Green Roof

Green Roof

Metal Answers Calls For More Green Roof, and Wall Systems Metal Buildings

Green Roof For Garages Sheds Barns Metal Buildings Carports

By Toy Henson

Metal roofing and siding panels are made with the highest recycled content from the most recycled materials on earth. Consequently, someone’s old car, soup can or washing machine could end up in a new roof.

Some states are mandating energy-saving requirements for buildings, or giving tax breaks and other rewards for energy-efficient and energy-saving construction products. For example, New York, Pennsylvania and California are leading the parade of states offering energy-saving initiatives, using the LEED ® (Leadership in Energy and Environmental Design) rating system to certify “green” buildings under the system created and promulgated by the U.S. Green Building Council.

Though recyclability is not part of the LEED rating system, LEED does properly recognize recycling for projects that involve demolition. By being recycled when their useful life ends, metal panels contribute to the recycled content of future products.

Steel Recycling

Steel is the world’s most recycled material, with almost 76 million tons of steel recycled in the U.S. in 2006. Every ton of steel that is recycled saves 2,500 pounds of iron ore, 1,400 pounds of coal and 120 pounds of limestone. New steel made with recycled material uses as little as 26 percent of the energy required to make steel from raw materials extracted from nature. (For more information, see “Steel Takes LEED® With Recycled Content” at www.recycle-steel.org.)

Aluminum Recycling Green Roof

Aluminum is also recycled extensively and provides a valuable component for most municipal recycling efforts. According to a recent survey, the recycled content of domestically produced, flat-rolled aluminum products used in commercial construction ranges from 80 to 85 percent. In addition, at the end of their useful life, aluminum roofing and siding panels can be repeatedly recycled into roofing and siding products without loss of quality.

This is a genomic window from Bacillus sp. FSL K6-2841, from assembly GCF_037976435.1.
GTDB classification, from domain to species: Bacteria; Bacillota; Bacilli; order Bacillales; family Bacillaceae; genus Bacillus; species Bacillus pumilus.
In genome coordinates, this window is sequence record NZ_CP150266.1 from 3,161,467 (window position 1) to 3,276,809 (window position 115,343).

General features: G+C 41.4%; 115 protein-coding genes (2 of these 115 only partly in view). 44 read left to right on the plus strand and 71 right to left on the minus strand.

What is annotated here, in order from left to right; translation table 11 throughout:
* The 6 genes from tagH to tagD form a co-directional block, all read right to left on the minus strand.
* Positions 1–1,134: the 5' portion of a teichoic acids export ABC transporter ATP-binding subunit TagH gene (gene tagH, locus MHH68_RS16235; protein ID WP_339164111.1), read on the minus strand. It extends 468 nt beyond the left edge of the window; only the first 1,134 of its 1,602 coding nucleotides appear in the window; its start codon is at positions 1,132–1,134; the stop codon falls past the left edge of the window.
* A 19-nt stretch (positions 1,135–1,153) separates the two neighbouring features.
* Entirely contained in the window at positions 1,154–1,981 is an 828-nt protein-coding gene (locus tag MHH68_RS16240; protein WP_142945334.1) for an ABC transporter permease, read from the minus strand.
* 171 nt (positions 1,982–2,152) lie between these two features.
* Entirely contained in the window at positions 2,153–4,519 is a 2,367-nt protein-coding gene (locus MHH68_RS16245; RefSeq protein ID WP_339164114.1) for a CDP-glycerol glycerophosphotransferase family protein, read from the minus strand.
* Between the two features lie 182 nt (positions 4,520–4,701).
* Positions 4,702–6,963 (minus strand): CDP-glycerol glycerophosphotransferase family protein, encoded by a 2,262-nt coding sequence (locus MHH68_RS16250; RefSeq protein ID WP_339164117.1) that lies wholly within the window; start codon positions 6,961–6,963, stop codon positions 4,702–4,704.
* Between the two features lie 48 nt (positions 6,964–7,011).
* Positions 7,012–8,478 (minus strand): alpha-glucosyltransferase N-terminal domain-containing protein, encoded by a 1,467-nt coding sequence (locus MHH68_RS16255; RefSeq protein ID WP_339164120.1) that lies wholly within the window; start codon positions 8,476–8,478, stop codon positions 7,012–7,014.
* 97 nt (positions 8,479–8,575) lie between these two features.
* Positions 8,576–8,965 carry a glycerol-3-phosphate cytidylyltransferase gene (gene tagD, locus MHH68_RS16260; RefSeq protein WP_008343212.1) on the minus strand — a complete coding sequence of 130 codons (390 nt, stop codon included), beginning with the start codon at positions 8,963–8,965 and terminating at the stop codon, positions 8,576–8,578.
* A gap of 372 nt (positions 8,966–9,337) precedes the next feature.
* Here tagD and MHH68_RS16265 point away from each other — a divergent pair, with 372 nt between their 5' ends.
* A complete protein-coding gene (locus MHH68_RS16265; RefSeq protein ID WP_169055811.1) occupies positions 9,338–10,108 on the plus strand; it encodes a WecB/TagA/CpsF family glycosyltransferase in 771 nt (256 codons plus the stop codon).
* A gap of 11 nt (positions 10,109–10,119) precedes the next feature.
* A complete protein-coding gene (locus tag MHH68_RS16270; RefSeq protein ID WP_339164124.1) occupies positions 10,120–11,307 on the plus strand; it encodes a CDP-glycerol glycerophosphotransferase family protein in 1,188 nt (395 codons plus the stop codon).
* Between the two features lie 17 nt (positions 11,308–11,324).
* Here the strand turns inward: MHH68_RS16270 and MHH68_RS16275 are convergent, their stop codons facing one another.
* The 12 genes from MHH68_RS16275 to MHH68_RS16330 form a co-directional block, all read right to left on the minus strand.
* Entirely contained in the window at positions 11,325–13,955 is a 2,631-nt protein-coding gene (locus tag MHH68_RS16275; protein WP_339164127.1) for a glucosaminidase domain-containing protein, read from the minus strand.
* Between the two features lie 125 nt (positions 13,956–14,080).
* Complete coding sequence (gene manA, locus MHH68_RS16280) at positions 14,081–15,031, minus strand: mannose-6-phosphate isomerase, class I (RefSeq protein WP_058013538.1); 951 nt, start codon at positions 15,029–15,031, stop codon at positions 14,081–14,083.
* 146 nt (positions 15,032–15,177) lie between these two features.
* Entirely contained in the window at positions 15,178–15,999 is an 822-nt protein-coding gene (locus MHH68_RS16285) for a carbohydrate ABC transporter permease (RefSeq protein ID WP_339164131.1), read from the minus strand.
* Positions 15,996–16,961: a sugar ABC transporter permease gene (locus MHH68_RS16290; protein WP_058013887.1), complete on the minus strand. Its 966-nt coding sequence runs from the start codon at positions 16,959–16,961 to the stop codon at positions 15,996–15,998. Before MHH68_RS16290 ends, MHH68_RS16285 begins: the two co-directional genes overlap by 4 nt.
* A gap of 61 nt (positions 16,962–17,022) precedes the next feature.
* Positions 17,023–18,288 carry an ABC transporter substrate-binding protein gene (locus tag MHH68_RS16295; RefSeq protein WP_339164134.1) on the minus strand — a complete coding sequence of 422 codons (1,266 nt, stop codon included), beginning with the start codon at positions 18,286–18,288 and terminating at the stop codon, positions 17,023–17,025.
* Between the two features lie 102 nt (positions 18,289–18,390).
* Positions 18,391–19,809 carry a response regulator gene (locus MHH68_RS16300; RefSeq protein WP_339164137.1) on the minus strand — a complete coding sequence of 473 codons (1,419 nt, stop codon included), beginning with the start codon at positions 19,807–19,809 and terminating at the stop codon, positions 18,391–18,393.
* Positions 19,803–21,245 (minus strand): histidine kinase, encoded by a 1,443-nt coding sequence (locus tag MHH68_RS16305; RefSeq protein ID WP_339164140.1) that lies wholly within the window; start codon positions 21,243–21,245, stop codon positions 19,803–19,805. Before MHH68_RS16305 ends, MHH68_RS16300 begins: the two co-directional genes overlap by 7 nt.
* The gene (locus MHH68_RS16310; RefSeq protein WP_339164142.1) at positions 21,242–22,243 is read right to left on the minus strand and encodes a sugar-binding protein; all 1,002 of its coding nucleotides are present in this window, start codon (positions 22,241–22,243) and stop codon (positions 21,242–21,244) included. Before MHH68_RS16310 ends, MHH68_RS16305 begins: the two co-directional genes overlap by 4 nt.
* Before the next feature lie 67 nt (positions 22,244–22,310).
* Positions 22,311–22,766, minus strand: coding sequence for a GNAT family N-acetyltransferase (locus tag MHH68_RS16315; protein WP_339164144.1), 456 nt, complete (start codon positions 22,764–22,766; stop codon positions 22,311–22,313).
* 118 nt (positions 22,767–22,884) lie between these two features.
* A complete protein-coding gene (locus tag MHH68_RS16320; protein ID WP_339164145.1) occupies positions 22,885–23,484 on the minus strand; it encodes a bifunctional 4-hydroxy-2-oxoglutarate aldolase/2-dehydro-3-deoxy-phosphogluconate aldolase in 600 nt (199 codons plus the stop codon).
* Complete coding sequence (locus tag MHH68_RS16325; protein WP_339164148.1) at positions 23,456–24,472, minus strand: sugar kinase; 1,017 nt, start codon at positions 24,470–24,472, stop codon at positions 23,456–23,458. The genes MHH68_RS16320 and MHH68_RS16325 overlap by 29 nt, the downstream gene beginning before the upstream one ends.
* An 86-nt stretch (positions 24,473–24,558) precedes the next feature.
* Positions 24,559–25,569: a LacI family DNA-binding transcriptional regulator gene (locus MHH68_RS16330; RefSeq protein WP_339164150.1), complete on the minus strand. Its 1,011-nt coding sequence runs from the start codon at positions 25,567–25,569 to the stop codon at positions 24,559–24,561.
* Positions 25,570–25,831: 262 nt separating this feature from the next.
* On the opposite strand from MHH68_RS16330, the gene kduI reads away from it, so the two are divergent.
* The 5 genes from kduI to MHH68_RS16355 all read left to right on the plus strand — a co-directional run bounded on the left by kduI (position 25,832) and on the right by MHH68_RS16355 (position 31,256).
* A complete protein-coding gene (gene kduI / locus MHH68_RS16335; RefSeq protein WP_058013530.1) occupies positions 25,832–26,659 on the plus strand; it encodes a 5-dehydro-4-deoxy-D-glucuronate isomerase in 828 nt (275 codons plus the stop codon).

Producing aluminum from recycled material requires only 5 percent of the energy required to produce aluminum from bauxite ore, and every ton of recycled aluminum saves four tons of bauxite. In addition, using recycled aluminum instead of raw materials reduces air pollution generation by 95 percent, and water pollution by 97 percent.

Copper Recycling

Copper is also a routinely recycled metal and it has the highest scrap value of any building metal. Copper’s relatively high cost makes it an ideal product for sale to nonferrous-scrap recycling companies. The scrap is melted down and re-formed into a new product such as copper roofing, which contains 75 percent scrap, of which nearly 50 percent comes from discarded consumer products.

Green Roof

Zinc Recycling

More than 30 percent of zinc used in all applications worldwide comes from recycled zinc products. In building applications, especially those in Europe, more than 90 percent of old, rolled zinc products are recovered and generally recycled into other types of zinc products. At the end of their life, rolled zinc products used in zinc commercial construction have an attractive residual value of up to 75 percent of the price of new zinc. The average recycled content of zinc in building products is estimated at less than 9 percent.

The amount of energy used to product zinc from ore is the lowest of all non-ferrous metals on the market. Energy consumption is even lower when zinc is produced from recycled material – between 0.49 percent and 19.7 percent of the energy used to produce zinc from ore.

The high-recycled content of and recyclability of steel, aluminum, copper, zinc, and other metals enable metal construction products to be routinely included in listings for “green” or sustainable building materials. The LEED program recognizes the importance of the weighted total recycled content of a building project’s materials. Use of recycled metal can contribute significantly toward a building acquiring LEED certification points.

For more information on the recycling of metal, visit the The Metal Initiative Website –www.themetalinitiative.com .

Toy Henson is the Director of Education for The Metal Initiative, the educational arm of the metal roofing and wall industry in North America.

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